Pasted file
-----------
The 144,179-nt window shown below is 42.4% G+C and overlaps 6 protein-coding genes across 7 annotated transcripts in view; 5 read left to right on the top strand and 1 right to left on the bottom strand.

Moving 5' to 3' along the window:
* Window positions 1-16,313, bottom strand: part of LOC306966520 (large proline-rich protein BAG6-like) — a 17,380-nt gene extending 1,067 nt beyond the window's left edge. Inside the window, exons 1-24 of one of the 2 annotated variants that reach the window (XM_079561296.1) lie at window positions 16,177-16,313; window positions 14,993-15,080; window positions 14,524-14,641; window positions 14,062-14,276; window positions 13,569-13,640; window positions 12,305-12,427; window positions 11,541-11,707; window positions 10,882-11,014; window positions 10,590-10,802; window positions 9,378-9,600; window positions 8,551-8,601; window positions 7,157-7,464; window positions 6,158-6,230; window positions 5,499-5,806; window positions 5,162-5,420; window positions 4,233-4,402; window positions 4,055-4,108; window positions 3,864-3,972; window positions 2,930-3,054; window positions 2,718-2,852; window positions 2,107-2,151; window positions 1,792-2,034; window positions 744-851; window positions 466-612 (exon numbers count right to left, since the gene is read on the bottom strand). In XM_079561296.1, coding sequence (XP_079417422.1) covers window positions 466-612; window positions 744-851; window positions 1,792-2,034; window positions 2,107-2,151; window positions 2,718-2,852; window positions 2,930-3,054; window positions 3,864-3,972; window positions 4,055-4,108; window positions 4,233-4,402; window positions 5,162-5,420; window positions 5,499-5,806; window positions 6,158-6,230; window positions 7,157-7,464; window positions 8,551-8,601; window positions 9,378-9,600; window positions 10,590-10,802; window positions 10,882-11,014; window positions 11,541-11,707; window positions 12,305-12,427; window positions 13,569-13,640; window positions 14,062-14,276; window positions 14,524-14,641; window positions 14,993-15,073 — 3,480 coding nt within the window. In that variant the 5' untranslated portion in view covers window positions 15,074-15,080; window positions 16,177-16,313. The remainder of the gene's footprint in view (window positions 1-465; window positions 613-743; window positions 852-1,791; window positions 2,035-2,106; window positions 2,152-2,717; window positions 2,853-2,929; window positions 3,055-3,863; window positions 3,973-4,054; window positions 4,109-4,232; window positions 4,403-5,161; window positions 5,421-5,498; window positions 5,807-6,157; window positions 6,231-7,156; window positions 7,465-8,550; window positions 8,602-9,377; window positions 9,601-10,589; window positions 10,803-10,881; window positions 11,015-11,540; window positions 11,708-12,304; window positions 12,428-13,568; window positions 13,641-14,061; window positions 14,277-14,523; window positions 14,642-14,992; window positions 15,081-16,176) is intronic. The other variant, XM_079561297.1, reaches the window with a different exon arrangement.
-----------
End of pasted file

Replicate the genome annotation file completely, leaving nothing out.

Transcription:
The 144,179-nt window shown below is 42.4% G+C and overlaps 6 protein-coding genes across 7 annotated transcripts in view; 5 read left to right on the top strand and 1 right to left on the bottom strand.

Moving 5' to 3' along the window:
* Window positions 1-16,313, bottom strand: part of LOC306966520 (large proline-rich protein BAG6-like) — a 17,380-nt gene extending 1,067 nt beyond the window's left edge. Inside the window, exons 1-24 of one of the 2 annotated variants that reach the window (XM_079561296.1) lie at window positions 16,177-16,313; window positions 14,993-15,080; window positions 14,524-14,641; window positions 14,062-14,276; window positions 13,569-13,640; window positions 12,305-12,427; window positions 11,541-11,707; window positions 10,882-11,014; window positions 10,590-10,802; window positions 9,378-9,600; window positions 8,551-8,601; window positions 7,157-7,464; window positions 6,158-6,230; window positions 5,499-5,806; window positions 5,162-5,420; window positions 4,233-4,402; window positions 4,055-4,108; window positions 3,864-3,972; window positions 2,930-3,054; window positions 2,718-2,852; window positions 2,107-2,151; window positions 1,792-2,034; window positions 744-851; window positions 466-612 (exon numbers count right to left, since the gene is read on the bottom strand). In XM_079561296.1, coding sequence (XP_079417422.1) covers window positions 466-612; window positions 744-851; window positions 1,792-2,034; window positions 2,107-2,151; window positions 2,718-2,852; window positions 2,930-3,054; window positions 3,864-3,972; window positions 4,055-4,108; window positions 4,233-4,402; window positions 5,162-5,420; window positions 5,499-5,806; window positions 6,158-6,230; window positions 7,157-7,464; window positions 8,551-8,601; window positions 9,378-9,600; window positions 10,590-10,802; window positions 10,882-11,014; window positions 11,541-11,707; window positions 12,305-12,427; window positions 13,569-13,640; window positions 14,062-14,276; window positions 14,524-14,641; window positions 14,993-15,073 — 3,480 coding nt within the window. In that variant the 5' untranslated portion in view covers window positions 15,074-15,080; window positions 16,177-16,313. The remainder of the gene's footprint in view (window positions 1-465; window positions 613-743; window positions 852-1,791; window positions 2,035-2,106; window positions 2,152-2,717; window positions 2,853-2,929; window positions 3,055-3,863; window positions 3,973-4,054; window positions 4,109-4,232; window positions 4,403-5,161; window positions 5,421-5,498; window positions 5,807-6,157; window positions 6,231-7,156; window positions 7,465-8,550; window positions 8,602-9,377; window positions 9,601-10,589; window positions 10,803-10,881; window positions 11,015-11,540; window positions 11,708-12,304; window positions 12,428-13,568; window positions 13,641-14,061; window positions 14,277-14,523; window positions 14,642-14,992; window positions 15,081-16,176) is intronic. The other variant, XM_079561297.1, reaches the window with a different exon arrangement.